The plight of the African elephant is dismal, with more elephants killed each year by poachers than are born. At the current rate of about a two percent reduction annually, researchers have determined that the elephant will become extinct.
This was the assessment of a peer-review study published Monday in the Proceedings of the National Academy of Sciences. The study was co-authored by experts from Save the Elephants, the Kenya Wildlife Service, an international group called MIKE responsible for monitoring the illegal killings of elephants, and two international universities.
Though there is no accurate way to count the number of African elephants in the wild, the World Wildlife Fund (WWF) estimates the number to be from 470,000-690,000. And that number continues to shrink as the price and demand for ivory increases in China and other Asian nations. (It is estimated that poachers killed an estimated 100,000 elephants across Africa between 2010 and 2012).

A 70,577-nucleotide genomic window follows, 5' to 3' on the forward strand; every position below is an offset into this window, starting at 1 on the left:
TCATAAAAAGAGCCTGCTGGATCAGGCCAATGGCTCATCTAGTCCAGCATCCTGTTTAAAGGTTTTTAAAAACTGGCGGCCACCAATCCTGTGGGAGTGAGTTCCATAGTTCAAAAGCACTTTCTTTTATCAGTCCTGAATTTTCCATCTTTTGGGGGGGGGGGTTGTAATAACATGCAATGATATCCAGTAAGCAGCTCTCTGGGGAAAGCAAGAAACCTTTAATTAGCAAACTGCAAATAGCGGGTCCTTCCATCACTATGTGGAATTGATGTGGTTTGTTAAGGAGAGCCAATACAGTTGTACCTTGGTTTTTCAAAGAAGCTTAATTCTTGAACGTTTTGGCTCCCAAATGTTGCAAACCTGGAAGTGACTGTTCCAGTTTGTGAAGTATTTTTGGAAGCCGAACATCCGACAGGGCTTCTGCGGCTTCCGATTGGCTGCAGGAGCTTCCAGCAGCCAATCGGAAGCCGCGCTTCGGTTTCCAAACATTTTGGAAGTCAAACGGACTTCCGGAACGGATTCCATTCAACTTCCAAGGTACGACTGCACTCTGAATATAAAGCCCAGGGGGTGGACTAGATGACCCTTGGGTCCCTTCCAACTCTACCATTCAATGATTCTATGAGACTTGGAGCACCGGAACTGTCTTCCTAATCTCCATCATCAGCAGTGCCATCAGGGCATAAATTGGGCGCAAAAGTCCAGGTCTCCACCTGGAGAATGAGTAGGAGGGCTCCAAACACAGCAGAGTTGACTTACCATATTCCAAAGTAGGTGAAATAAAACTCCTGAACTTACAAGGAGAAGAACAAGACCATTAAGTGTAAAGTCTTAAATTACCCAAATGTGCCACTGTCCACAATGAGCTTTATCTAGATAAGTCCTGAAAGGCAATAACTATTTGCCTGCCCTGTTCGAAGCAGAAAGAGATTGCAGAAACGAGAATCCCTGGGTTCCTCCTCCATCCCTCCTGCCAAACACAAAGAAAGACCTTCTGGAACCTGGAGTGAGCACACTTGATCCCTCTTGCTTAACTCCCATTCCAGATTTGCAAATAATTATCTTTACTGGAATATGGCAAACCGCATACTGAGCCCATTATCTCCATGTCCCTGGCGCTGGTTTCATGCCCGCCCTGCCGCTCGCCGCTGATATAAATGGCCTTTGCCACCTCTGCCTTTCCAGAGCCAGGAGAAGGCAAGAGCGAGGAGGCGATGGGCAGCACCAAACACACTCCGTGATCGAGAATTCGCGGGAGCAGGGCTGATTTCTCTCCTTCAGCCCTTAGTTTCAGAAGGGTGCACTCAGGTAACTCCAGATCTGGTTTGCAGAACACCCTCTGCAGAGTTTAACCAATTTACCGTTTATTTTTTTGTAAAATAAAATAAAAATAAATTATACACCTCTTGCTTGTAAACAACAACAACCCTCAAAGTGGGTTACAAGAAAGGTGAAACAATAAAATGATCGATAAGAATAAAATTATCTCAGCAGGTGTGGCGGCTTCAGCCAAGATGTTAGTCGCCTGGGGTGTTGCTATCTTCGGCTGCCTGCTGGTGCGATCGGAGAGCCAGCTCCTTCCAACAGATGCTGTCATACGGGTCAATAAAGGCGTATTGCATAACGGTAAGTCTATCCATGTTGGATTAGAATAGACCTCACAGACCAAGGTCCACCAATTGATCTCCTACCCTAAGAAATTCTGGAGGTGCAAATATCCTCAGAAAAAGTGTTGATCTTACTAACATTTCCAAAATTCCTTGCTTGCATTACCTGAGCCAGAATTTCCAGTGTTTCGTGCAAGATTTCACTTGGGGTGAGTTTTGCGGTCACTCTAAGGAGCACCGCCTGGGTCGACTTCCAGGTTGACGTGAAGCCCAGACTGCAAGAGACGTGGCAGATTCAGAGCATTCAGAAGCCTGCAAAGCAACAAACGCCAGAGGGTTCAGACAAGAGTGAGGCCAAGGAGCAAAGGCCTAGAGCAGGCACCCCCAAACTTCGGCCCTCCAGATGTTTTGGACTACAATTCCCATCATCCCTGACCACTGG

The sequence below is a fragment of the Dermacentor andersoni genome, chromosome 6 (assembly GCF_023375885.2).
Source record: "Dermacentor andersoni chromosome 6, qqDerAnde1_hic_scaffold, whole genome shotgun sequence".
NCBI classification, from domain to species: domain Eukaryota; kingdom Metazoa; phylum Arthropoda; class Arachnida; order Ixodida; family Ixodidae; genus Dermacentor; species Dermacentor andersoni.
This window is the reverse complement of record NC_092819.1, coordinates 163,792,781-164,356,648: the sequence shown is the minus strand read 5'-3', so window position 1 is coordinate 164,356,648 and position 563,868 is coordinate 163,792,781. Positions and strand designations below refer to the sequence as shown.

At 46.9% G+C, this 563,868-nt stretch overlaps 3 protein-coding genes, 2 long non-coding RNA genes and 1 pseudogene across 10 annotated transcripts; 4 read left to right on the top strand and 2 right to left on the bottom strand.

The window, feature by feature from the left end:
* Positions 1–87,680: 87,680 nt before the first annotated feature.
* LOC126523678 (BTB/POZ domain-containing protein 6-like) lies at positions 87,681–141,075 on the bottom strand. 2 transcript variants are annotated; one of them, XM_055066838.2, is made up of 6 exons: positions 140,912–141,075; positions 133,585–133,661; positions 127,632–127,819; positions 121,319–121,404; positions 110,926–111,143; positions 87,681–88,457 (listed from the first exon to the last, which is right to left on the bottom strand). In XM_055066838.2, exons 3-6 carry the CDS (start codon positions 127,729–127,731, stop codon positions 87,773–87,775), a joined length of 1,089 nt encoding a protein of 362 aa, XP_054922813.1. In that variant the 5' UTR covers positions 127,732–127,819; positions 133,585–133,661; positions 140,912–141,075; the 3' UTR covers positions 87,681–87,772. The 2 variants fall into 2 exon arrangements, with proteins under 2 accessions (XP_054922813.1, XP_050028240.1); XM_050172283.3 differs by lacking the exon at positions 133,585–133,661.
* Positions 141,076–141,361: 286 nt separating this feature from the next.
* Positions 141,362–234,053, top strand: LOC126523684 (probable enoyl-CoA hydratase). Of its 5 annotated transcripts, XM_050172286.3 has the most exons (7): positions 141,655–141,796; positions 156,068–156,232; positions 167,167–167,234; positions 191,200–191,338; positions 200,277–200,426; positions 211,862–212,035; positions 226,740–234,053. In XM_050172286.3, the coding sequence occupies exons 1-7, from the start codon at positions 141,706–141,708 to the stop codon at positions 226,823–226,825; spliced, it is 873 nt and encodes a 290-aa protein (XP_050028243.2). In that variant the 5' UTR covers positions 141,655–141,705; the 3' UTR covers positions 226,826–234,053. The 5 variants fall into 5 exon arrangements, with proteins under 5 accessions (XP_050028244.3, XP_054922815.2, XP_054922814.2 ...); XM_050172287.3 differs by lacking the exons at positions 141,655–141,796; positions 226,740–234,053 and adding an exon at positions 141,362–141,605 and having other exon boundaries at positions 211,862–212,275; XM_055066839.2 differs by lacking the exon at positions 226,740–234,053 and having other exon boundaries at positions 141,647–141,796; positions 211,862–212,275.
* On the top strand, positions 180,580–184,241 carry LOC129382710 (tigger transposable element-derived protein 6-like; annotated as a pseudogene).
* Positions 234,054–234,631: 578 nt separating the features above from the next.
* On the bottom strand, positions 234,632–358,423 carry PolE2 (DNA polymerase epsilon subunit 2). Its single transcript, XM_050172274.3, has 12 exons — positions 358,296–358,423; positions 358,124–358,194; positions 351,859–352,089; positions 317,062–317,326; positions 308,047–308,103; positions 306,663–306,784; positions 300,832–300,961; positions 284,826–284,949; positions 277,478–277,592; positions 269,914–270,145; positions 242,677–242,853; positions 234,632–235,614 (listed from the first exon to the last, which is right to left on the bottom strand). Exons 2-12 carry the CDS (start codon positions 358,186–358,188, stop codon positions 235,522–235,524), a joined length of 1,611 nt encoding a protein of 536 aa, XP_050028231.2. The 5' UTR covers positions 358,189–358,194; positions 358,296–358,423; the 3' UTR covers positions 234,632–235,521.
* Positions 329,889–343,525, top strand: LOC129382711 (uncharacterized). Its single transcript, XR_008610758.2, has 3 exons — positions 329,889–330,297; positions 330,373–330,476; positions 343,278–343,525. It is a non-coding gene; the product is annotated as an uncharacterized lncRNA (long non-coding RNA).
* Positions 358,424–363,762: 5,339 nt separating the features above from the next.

The study also determined there has been a substantial and proportional increase in the number of illegally killed elephants, from 25 percent a decade ago to about 65 percent of all elephant deaths today. But what is alarming, is that the highest death rate is in central Africa, followed by East Africa which includes Tanzania and Kenya. For example, the population of elephants in Tanzania’s Selous Game Reserve has dropped from 40,000 to 13,000 over the last three years.
The situation in Africa is particularly precarious since both the male and female elephant grow the highly-in-demand tusks. (In Asia, only the male elephant grows tusks). This is the biggest threat to the survival of the African elephant. And as a herbivore, elephants require large tracts of savannahs and grasslands in order to survive. With the increasing destruction of habitat, conflict, and poaching, the sustainability of the African elephant will require protection if it is to survive in the wild.